It sounds like a town in a comic book, you know, but it’s a real pace in Tennessee, and starting today it has become the first city in Tennessee to offer benefits to same-sex spouses of its government employees.
A wee town; in Tennessee.
Of course, as happens, it didn’t come about without some joyful and noise and some disheartened weeping, after the meeting at Collegedale City Hall last Monday night, but the fact remains that this town is talking a stand toward equality.
Resident Dolly Fillman worries that the new policy is “condoning same-sex marriage,” when it’s really condoning equality.
See, for Collegedale Detective Kat Cooper, the new policy means her wife can finally have insurance coverage: “It is such a huge weight off our shoulders. We don’t have to constantly worry about health expenses or sudden emergencies. It’s hard to explain how much this means to us.”
It means equality.
Kat Cooper started this fight to change the policy after she was denied family health coverage for her wife, Krista; the women were married in Maryland last spring.
And, even better than the fact that Collegedale has changed its policy is the news that, of the five-member commission, all but one voted for the change. The lone ‘No’ vote was Mayor John Turner, who said he voted for the 74 people who had reached out to him opposing the policy: “That’s what we’re supposed to do as elected officials, represent the people of our district.”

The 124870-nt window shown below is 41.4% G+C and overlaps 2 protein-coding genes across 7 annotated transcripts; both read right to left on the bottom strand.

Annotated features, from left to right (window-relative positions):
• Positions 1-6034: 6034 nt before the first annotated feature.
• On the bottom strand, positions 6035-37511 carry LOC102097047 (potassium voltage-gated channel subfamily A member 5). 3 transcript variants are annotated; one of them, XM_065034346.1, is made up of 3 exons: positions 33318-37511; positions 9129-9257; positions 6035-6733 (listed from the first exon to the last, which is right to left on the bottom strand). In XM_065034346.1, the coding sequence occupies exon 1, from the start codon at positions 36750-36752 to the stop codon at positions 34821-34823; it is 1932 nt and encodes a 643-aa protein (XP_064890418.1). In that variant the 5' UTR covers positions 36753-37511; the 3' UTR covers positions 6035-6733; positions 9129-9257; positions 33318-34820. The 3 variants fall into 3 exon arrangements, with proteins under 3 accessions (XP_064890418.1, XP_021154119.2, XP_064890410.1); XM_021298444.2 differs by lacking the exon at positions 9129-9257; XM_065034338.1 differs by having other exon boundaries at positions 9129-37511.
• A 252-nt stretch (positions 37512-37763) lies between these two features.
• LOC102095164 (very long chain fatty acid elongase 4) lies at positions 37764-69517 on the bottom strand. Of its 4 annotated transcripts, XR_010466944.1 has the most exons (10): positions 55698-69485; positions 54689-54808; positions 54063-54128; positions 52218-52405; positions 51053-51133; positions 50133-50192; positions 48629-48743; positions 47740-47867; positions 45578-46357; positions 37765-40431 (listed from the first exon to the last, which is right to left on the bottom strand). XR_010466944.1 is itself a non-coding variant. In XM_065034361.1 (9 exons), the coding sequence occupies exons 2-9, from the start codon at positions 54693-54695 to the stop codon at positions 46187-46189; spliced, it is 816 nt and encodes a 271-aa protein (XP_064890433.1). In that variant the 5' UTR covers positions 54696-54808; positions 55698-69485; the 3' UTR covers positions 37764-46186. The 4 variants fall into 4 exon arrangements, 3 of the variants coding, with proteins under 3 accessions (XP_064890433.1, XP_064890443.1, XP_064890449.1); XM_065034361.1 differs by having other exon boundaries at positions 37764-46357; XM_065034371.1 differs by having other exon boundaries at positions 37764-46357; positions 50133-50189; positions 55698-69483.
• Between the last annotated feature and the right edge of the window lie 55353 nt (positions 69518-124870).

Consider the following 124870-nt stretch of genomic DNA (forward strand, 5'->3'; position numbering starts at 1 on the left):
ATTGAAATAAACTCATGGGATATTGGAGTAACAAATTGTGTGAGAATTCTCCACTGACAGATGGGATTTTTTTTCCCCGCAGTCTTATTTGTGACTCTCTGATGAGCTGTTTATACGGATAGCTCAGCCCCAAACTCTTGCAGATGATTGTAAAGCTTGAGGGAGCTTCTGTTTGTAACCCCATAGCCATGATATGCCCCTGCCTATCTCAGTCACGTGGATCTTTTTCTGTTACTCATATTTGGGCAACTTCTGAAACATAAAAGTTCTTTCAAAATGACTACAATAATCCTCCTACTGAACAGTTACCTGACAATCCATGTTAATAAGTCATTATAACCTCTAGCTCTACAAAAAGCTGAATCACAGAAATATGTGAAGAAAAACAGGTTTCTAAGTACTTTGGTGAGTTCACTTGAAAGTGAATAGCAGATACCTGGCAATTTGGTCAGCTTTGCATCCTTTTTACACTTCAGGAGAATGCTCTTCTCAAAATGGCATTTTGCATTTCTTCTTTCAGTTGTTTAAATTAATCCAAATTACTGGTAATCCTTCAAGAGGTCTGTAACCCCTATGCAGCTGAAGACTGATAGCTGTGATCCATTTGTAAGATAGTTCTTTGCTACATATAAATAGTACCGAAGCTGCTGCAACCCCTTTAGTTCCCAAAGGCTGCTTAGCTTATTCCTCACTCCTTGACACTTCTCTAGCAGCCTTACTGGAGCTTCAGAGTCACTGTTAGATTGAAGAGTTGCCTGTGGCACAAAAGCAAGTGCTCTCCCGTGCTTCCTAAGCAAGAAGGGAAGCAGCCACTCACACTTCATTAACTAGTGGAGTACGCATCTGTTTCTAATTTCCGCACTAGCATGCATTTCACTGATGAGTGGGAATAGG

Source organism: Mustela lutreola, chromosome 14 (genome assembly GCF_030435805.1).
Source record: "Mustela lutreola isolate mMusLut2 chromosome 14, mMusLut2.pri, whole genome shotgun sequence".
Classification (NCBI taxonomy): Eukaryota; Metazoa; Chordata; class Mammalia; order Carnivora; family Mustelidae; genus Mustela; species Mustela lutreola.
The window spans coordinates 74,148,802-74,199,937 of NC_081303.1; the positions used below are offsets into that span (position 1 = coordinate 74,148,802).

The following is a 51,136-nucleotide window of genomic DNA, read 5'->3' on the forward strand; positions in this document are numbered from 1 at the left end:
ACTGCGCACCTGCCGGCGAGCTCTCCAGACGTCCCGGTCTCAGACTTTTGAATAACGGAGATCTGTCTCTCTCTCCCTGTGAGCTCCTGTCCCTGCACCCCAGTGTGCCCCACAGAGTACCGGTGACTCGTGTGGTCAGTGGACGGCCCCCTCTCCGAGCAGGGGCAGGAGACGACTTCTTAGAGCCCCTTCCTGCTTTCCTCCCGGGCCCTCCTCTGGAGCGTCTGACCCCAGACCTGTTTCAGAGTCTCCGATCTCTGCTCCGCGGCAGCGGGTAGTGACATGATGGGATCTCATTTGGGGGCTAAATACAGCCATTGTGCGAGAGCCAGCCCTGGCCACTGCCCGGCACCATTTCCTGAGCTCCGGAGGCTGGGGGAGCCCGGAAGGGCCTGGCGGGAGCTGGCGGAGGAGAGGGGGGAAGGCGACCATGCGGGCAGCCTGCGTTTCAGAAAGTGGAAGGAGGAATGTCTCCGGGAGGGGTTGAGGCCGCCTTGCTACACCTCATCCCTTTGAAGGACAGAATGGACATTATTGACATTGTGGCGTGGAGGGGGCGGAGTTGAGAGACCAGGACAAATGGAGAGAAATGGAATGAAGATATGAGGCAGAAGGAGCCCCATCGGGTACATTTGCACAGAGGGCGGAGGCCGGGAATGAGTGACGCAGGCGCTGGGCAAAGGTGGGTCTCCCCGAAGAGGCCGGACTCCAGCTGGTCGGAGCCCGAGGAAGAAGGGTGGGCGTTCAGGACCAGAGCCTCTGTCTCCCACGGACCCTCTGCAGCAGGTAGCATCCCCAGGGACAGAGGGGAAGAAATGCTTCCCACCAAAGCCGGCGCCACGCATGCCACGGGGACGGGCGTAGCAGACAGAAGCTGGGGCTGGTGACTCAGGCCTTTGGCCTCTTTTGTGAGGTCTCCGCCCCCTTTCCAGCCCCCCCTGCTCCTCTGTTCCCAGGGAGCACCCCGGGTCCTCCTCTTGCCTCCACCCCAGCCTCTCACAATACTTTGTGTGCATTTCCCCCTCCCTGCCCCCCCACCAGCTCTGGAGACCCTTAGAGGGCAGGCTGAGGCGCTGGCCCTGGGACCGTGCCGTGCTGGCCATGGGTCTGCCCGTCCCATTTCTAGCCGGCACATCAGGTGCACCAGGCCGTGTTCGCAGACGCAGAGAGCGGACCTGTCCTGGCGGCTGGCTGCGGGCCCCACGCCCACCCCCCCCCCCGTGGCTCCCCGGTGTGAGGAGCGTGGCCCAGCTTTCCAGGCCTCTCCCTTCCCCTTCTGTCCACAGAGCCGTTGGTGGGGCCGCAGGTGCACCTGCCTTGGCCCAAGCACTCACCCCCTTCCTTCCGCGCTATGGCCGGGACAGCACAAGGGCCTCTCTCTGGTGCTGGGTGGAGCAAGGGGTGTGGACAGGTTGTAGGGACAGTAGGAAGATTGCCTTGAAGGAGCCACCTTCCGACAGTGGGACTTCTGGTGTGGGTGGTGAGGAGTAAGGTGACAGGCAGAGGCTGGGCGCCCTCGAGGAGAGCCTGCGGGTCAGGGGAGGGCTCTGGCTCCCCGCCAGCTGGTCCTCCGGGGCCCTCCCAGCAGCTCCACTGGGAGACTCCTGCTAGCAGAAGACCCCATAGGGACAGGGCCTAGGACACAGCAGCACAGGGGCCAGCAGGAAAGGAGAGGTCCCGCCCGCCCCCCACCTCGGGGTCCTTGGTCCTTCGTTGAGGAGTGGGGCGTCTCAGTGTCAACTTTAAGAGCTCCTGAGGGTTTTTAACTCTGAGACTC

True dat, Mayor, but, um, aren’t you supposed to represent all of the people?
The idea that Collegedale was planning this vote brought all kinds of people from out of the woodwork, and even from out of town. Signal Mountain mother Juliet Jackson made signs urging people to “speak up for traditional marriage” and said, “I feel like the conservative voice isn’t heard. We’re bombarded by the other side. A disagreement is not hatred. … I think we should be able to respect one another.”
Respect me when you work to deny me equality? Tell me how that actually works Juliet.
But, not all conservatives had a dim view of the fight for equality. Neil Lane, a Collegedale resident who calls himself a Christian, said he was ashamed that people would take a stand against “just plain fairness.”
“The pulpit should be saved for the church,” he said.
|Kat & Krista Cooper|
Still, both sides were heard from during the debate that preceded the vote, but Kat Cooper stood up and talked about her struggle to have her marriage treated like other employees:
“It should be of no importance to my employer if my lifelong commitment is made to a man or a woman — both are equal. Small ripples can precipitate huge waves. In this case, a great opportunity lies in your hands.”
Another resident, Jeff Walton agreed with Cooper’s description, but admitted that “waves” would be detrimental, though he said, “Collegedale can look forward. Show them you are not a backwater little town.”
Well, you might be a backwater little town, but you’ve made a big splash, both in Tennessee, and around the country.
The march goes on ... from Collegedale.